Now all roads lead to France and heavy is the tread
Of the living; but the dead returning lightly dance.
Edward Thomas, Roads

Thursday, April 7, 2022

Belgian Spy: Marthe Cnockaert McKenna

Belgian Nurse & Spy Marthe Mathilde Cnockaert

[She] fulfilled in every respect the conditions which make the terrible professional of a spy dignified and honorable. She reported the movement of troops; she destroyed, or endeavored to destroy, ammunition dumps; she assisted the escape of British prisoners; she directed the British airplanes where to strike at the billets, camps, and assemblies of the German troops, and thus brought death upon hundreds of the enemies and oppressors of her country.

Winston Churchill

Marthe Mathilde Cnockaert (28 October 1892–8 January 1966),  later Marthe McKenna, was a Belgian spy for the United Kingdom and its allies during the First World War. She later became a novelist, and is credited with writing over a dozen spy novels in addition to her memoirs and short stories. Cnockaert was born in the village of Westrozebeke in the Belgian province of West Flanders, to Felix Cnockaert and his wife Marie-Louise Vanoplinus. She began studying at the medical school at Ghent University, but her studies were interrupted by the outbreak of World War. Having trained as a nurse, Cnockaert gained a job at a German military hospital located in the village, where she was valued for her medical training and her multi-lingual skills, speaking English and German as well as French and Flemish. She was awarded the Iron Cross by the Germans for her medical service. 

Marthe's Original Memoir of Her Service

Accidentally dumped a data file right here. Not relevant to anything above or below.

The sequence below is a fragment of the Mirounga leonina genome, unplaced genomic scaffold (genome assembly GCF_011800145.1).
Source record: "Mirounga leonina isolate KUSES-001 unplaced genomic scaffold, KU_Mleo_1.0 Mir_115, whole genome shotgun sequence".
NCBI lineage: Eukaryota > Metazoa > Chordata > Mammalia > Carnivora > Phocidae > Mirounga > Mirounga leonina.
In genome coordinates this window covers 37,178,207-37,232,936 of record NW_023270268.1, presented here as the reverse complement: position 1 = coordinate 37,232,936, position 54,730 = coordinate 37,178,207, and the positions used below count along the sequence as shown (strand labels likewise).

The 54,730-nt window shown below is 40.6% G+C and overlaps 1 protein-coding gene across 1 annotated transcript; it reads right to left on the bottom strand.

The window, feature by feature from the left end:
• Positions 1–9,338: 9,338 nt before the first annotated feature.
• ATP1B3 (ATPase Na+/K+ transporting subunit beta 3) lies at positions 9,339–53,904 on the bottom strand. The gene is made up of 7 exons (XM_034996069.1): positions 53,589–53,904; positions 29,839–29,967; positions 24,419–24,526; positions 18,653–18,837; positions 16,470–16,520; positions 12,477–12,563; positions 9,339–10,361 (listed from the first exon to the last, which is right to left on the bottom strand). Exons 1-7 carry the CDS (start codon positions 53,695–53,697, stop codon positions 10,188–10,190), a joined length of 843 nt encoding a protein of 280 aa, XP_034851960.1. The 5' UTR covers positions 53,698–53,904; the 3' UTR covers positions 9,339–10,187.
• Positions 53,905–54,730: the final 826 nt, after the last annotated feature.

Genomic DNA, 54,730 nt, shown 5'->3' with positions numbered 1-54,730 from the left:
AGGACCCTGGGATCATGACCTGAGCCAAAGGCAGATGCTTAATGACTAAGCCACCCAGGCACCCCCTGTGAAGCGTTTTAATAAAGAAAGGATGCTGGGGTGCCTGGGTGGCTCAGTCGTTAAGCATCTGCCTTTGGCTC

But what she had seen and the harsh discipline of the oppressor which she, her parents, and their neighbors were all experiencing, inspired her to undertake the audacious career of a spy for the Allies. For two years Marthe was "Laura" of the Anglo-Belgian Intelligence system.For two years, Cnockaert (codenamed "Laura") used her cover as a nurse and her frequent proximity to German military personnel—at both the hospital and as a waitress at her parents' café—to gather important military intelligence for the British and their allies, which she passed on to other agents in local churches. 

Marthe was brave and ingenious, and but for one of those small, fatal slips which have extinguished so many espionage careers, she might have continued her daring and invaluable "side-line" until the Armistice. In 1916, she discovered a disused sewer tunnel system located underneath a German ammunition depot, and placed the explosives to destroy the ammo dump; however, this operation led to her exposure and capture when she lost her watch, engraved with her initials, while placing the dynamite. Detected and arrested, Marthe was convicted, and condemned to death. Because of her splendid nursing record, and the tireless devotion she had shown hundreds of enemy wounded and sick, her sentence was commuted to imprisonment. And so this heroine—and she was surely that in two capacities—survived until the military prison door swung wide in Belgium. She afterwards married a British officer, John "Jock" McKenna, and resided until  World War II in Westroosebeke, where her amazing memoirs and spy novels were composed, in good part ghost written by her husband Jock.

1933 Film About Her Exploits

Tomorrow on Roads to the Great War we will present her most famous espionage effort, the plan to assassinate Kaiser Wilhelm II in Brussels.

1 comment:

  1. She was awarded the Wurtemburg Cross for Merit, not the Prussian Iron Cross.